Temperatures inside of your leopard gecko’s habitat should be monitored regularly. If cage space allows, create an ambient temperature of 82-88 degrees Fahrenheit. Providing a slightly warmer basking area, which is slightly elevated under a full spectrum UVB light, will allow proper metabolism and development. Nighttime temperature can be reduced to as low as 65 degrees Fahrenheit. If it requires a heath source to keep the nighttime temperature to this, a ceramic heater is recommended. Black lights may be used, and are quite economical for nighttime heating; however some studies suggest that this may lead to eye problems with other lizards. Undertank heaters are beneficial, and may be used in conjunction with other methods to get the desired outcome. It is important in eliminating stress, to attempt a simulation of normal daytime and nighttime cycles. Keeping a 12 to 14 hour daylight simulation is easy and requires little effort on the part of the keeper. It is not fully understood why cold-blooded animals seem to benefit so greatly from UV light, however it is widely accepted that with many individuals, UVB light may produce more vivid coloration.
When you handle your leopard gecko, it should be done responsibly and care to prevent injury to you gecko. The leopard gecko stores fat in its tail. This fat is quite similar to the hump on a camel, in that it stores fat, which may later be metabolized by the body in a time of need. As with all geckos, if one grabs the tail of a leopard gecko, it will fall off. This is an evolutionarily developed defense mechanism. When a predator tries to catch the gecko, the tail falls of and twitches for quite some time. This catches the attention of the predator, and allows a rapid escape for the gecko as it runs to safety. The only way to avoid this is not to grab or handle your gecko’s tail roughly. When handling your gecko, gently caress the side of the lizard’s neck and body. While caught individuals may be very slow to calm when being held or touched. They may even attempt to bite when handled. Should this occur, do not jerk, or pull away. This will automatically cause the gecko to tighten its bite on you, and may cause injury to the gecko. Should the gecko bite you, slowly and carefully place him back inside his habitat, so that all four of his feet are on the substrate. Gently let go, and give him a few moments to see that you are not going to hurt him, and allow him to realize he is back in a familiar area. If after a couple of minutes he does not let go, a single drop of vinegar in his mouth should cause an instant release, and the gecko will probably try to run away. Even though your gecko may seem like a slow sluggish lizard, it is important to remember that it can move with incredible speed anytime he needs to. If you allow your gecko to get loose, it can be almost impossible to catch it. A way of bettering your odds is to purchase a butterfly net for emergencies.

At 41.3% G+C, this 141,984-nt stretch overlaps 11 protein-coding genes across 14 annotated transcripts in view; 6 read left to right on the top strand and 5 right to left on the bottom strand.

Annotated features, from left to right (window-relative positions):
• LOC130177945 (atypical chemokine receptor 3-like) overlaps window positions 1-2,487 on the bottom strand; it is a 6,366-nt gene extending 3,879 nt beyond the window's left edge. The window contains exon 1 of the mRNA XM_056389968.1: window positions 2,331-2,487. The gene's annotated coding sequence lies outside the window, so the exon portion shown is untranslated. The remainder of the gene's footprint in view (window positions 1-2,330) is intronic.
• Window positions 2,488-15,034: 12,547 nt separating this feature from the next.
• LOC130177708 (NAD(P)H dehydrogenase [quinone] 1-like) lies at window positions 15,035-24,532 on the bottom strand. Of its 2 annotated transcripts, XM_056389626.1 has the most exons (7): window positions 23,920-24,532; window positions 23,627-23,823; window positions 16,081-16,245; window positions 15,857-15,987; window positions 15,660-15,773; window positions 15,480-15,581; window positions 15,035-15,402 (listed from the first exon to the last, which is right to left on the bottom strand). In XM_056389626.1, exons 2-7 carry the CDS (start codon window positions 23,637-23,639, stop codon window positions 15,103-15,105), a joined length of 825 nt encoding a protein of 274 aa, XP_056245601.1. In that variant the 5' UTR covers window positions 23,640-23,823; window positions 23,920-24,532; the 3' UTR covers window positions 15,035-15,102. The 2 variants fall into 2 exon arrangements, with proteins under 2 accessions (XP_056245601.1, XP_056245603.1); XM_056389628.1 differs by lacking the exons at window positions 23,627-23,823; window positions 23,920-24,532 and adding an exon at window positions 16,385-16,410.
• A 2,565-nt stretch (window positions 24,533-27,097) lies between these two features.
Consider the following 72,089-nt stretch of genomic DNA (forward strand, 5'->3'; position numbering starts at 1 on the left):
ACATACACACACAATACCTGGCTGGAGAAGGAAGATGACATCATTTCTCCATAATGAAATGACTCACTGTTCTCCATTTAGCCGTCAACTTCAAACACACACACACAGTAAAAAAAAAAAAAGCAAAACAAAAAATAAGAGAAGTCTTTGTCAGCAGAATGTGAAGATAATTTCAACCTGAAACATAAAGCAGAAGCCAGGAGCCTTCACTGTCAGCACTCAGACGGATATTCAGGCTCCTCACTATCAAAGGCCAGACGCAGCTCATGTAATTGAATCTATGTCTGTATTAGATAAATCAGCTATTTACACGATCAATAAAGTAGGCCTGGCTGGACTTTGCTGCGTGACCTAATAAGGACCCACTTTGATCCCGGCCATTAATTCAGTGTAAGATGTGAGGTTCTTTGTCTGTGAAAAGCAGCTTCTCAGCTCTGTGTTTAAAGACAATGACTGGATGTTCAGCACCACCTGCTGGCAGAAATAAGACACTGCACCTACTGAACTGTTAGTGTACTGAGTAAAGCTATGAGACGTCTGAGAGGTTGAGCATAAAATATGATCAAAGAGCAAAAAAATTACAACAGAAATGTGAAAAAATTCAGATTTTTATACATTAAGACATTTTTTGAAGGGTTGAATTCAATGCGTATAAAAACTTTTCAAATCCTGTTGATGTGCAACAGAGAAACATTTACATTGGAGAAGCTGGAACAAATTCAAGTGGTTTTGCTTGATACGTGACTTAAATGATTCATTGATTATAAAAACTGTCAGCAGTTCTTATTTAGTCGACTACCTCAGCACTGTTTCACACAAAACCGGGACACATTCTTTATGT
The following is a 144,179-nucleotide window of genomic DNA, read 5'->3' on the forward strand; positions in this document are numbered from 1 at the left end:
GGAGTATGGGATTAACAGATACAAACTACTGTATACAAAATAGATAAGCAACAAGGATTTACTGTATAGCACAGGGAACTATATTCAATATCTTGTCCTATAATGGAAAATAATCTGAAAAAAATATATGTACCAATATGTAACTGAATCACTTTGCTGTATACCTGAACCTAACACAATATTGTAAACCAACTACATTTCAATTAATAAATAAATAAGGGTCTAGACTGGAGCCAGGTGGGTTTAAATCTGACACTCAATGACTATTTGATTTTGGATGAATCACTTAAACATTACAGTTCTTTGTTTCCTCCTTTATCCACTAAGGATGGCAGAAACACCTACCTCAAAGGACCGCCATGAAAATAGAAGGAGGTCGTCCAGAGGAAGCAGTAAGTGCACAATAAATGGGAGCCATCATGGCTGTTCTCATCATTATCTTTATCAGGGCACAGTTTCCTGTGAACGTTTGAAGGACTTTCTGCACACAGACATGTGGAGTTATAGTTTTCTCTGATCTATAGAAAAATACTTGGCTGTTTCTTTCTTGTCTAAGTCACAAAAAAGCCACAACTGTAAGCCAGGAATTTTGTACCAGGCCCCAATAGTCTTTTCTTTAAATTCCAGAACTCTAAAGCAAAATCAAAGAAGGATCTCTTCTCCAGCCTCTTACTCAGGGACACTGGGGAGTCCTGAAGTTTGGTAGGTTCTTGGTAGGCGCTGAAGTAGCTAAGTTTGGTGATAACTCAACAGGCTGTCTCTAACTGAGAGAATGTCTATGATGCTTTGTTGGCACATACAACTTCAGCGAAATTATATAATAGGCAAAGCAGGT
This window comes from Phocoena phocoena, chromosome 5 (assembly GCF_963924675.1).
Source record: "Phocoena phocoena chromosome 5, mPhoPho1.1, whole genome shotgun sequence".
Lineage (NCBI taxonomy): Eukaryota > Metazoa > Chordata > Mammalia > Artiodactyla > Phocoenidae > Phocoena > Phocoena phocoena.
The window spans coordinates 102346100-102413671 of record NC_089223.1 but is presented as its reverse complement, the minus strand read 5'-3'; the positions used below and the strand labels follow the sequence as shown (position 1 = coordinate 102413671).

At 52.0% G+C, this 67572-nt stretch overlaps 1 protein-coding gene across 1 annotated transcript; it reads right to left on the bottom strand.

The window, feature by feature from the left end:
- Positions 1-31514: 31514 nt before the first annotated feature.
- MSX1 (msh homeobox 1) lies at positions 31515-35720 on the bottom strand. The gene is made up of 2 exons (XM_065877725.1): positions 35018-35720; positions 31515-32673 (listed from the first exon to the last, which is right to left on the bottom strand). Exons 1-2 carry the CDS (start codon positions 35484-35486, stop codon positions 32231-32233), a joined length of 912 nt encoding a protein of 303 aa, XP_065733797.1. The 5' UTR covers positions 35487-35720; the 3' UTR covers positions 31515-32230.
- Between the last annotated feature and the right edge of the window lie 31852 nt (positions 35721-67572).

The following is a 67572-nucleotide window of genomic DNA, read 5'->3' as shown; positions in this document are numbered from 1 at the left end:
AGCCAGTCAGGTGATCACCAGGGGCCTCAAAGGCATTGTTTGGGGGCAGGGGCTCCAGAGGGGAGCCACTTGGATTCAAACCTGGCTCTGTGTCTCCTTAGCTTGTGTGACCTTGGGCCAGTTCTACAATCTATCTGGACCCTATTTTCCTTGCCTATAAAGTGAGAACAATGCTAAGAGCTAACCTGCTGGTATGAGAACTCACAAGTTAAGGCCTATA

When you first receive your gecko, please realize that it may require itself to acclimate (become accustomed to) its own environment, before it will eat or begin to resume normal activity. This is completely normal, and attempting to force your gecko into eating, may actually stress it to the point where it or the side effects of it may be fatal.
Geckoes are one most fascinating of all lizards. While the Leopard Gecko is not arboreal, many other species are. These arboreal species are capable of climbing up glass windows and even upside down. This is not accomplished through sticky feet or suction. Geckos use a fascinating foot structure while has many microscopic ridges, with microscopic hair like structures on and between the ridges. This foot structure provides a traction surface many times larger than that of the gecko’s foot. This allows the gecko its super-lizard qualities. Some geckos can hold onto surfaces with a load approaching 60 pounds. Not only do owners of leopard geckos get one of the most interesting creatures on the planet, but they also have the pride in having one of the most beautiful as well.
Responsible ownership means continuing to meet your pet’s needs through proper education. The more you learn about you leopard gecko, the more you will love it, and this love will lead to a healthier pet. Many educational opportunities are available, and your veterinarian should be happy to assist you with any herpafauna questions you may have. If you would like more information or would like to set up an educational program for your school, universities, or zoo, do not hesitate to give us a call.
Care Sheet Written By;
Kevin Jay Cash